what we do know for a fact and therefore can be excluded is a Government that is what caused the downgrade the last time. So it really does present just a few simple a fairly straightforward scenarios now that we have QEternity (thus solving that mystery): either a massive consolidation of the Feral...i mean Federal Workforce (ending of the Bailout Regimes, subsuming of the Postal Service into DHS, Department of Defense renamed Department of the Army, State, Justice, DOT, DOE and Interior Department combined into "single unifying command structure with authority over all Planet Earth including Japan and Germany and the outlying regions like France and England) with some....Gernalissimo..."Engaging the Entity"). still, try as we might i'm not sure we can defeat them. our best hope in my view is "the Great Decamping" where the bulk of the North American population "the various regions throughout subsector D complex 56.") until this i fear the following is all we have to look forward to:

optimator's picture

Con gress will take their Christmas bread with out doing anything but promising to fix it all in January.  Then they'll wait for the new, or old, President before doing anything.  Then they just won't be able to agree on anything.  An then the solution to the problem.  Ben will simply print twice as much money, problem solved.

q99x2's picture

How does anyone know if GDP will be reduced by 1.5% if the numbers are fraudulent to begin with. If GS is the fraudster par excellance then what right do they have to be taken seriously. They are crimminals that have not been shut down yet. Think of the sovereign nations where there are unelected ex-GS scum sitting in the driver's seat. What is this article really about. Who are they attempting to manipulate and for what reason? In that alone there is meaning to the posting.

Fiscal cliff sound bite by scumbags. That is all. I got day of the market's last jump up perfectly by guessing the opposite of what GS was telling its "invertors." As if they have any willing "investor" clients still.

Goldman Suck. Bad.

toomanyfakeconservatives's picture

Fraudulent stats and a strong stock market are the only reason the Kenyan is still in the race. When it comes to criminals who have not been shut down YET, it makes me think of the ending scene in the movie "Boiler Room" when the paddy wagons and prison buses pull up to JT Marlin headquarters to arrest all the financial criminals. If we are to survive, we need large scale MASS ARRESTS like that for Wall St. and the halls of government...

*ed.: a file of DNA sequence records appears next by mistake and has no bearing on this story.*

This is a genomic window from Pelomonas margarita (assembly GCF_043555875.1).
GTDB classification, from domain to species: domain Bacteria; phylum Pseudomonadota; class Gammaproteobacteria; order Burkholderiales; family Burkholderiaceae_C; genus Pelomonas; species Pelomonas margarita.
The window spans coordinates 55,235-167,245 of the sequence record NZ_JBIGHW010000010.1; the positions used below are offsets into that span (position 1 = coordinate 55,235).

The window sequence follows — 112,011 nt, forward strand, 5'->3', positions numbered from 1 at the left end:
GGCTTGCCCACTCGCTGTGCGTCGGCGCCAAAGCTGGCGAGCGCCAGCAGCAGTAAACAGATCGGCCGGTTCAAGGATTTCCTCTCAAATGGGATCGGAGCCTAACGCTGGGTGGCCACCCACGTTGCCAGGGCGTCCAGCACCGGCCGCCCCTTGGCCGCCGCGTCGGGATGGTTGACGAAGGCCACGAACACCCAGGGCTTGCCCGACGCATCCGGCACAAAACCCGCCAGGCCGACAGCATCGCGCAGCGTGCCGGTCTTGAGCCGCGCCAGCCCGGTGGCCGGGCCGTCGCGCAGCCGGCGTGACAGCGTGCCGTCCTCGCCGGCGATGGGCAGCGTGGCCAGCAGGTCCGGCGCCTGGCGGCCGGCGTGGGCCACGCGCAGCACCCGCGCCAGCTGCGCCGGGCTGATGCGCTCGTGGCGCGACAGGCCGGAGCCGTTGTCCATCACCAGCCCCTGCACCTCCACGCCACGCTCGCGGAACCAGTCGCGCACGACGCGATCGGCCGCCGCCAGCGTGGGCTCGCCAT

Monedas's picture

I'm OK .... you're so so .... he's not so good .... he's bad .... he's ugly !

Insideher Trading's picture

Credit crisis is too spooky now I suppose.

But isn't that what this is? Another fucking credit crisis.

Some cunty fucker had to get creative and repackage the fear...fiscal cliff; fiscal cliff my as. This is another credit crisis. 

America can't tax it's way out of this problem, and it can't cut spending it's way out of this problem, it can't even get out of this problem with a combination of the two.

A  slothful, ignorant and gluttonous country fixated on borrow, borrow, borrow, is now once again faced with a hangover and tab it can't pay. It's any wonder why Bernanke announced open ended QE; expect "The Ugly"


Schmuck Raker's picture

The purposely omitted "Good" outcome probably requires numerous guillotines be erected near wall street, and the federal triangle.

blindman's picture

The Peril of Obama’s “Man Crush” on Geithner is exposed by the Debate

Posted on October 5, 2012 by Devin Smith
.."Note the depth of their contempt for the American people. The American people did not want any executions of banksters, much less their murder in “a dark alley.” Geithner, Clinton, and the author cannot even consider the compelling evidence that accounting control frauds led by the banksters drove the crisis. They have no understanding of accounting fraud, justice, or the damage caused to a nation when elite frauds can grow wealthy (and massively destructive) through fraud. They have no conception of what any competent regulator, economist, criminologist, or attorney would understand about a “Gresham’s” dynamic. If cheaters prosper, then bad ethics drives good ethics out of the marketplace and fraud can become endemic.

The “price” that results from allowing elite frauds to become wealthy with impunity is endemic fraud, recurrent financial crises, grotesque economic inefficiency, and the perversion of markets and democracy through the descent into crony capitalism. Geithner will not bear this “price” – America and Americans will. We were not informed of this price or asked whether we were willing to bear it. There was no legitimate need for us to bear the price because Geithner’s grant of impunity to the elite frauds was unjust and harmed the economy and nation. The banksters are the most undeserving recipients of a U.S. government bailout in history. The odds are strong that the banksters will eventually share a portion of the massive bounty they received from the U.S. due to Geithner’s policy recommendations with Geithner. They may hire him, arrange for him to run an international organization, or give him Larry Summers-level (massive) fees for speeches on the wonders of faux “stress tests.” There are numerous ways for a senior government official to cash in.